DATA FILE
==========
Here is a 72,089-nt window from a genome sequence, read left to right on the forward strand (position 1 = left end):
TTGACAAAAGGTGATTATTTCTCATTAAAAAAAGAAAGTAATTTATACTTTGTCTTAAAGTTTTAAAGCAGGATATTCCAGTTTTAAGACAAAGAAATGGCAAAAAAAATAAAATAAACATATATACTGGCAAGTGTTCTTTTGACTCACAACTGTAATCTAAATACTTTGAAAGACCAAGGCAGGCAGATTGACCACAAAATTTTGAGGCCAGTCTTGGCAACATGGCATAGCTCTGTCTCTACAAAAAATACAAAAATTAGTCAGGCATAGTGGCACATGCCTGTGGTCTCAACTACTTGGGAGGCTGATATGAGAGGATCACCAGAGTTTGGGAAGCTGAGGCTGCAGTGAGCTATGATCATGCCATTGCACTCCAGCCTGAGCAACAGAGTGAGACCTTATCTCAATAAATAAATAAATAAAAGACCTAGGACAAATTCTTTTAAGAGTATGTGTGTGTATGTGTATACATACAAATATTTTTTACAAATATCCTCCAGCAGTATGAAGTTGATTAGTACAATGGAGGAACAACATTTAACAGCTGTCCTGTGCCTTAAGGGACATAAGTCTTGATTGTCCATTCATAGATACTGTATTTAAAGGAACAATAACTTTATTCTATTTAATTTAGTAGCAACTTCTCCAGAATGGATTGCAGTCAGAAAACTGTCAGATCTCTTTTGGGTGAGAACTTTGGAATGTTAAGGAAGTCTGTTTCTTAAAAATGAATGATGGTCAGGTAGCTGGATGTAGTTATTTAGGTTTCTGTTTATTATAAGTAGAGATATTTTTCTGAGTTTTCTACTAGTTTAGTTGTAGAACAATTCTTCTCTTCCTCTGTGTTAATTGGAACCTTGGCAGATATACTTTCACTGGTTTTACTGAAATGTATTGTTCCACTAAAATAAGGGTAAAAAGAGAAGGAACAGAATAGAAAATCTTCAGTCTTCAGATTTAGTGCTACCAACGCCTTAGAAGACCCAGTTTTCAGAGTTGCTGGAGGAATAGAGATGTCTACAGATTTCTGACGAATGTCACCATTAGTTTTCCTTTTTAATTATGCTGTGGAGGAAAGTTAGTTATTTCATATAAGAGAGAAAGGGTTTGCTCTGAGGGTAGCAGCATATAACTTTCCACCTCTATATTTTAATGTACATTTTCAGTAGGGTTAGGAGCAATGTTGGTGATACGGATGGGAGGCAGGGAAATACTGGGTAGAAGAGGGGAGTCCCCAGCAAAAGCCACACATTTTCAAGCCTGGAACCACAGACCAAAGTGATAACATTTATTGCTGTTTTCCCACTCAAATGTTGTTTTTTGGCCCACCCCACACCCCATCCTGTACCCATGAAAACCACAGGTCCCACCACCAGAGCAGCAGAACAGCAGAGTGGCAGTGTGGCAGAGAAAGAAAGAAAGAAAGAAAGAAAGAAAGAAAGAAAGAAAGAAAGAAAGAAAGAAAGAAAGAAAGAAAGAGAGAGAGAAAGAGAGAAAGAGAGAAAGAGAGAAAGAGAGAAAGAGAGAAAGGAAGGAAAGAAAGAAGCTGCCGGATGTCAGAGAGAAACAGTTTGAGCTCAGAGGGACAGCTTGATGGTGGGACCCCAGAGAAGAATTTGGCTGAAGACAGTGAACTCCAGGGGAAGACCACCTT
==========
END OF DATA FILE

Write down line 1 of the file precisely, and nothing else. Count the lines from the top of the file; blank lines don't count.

Here is a 72,089-nt window from a genome sequence, read left to right on the forward strand (position 1 = left end):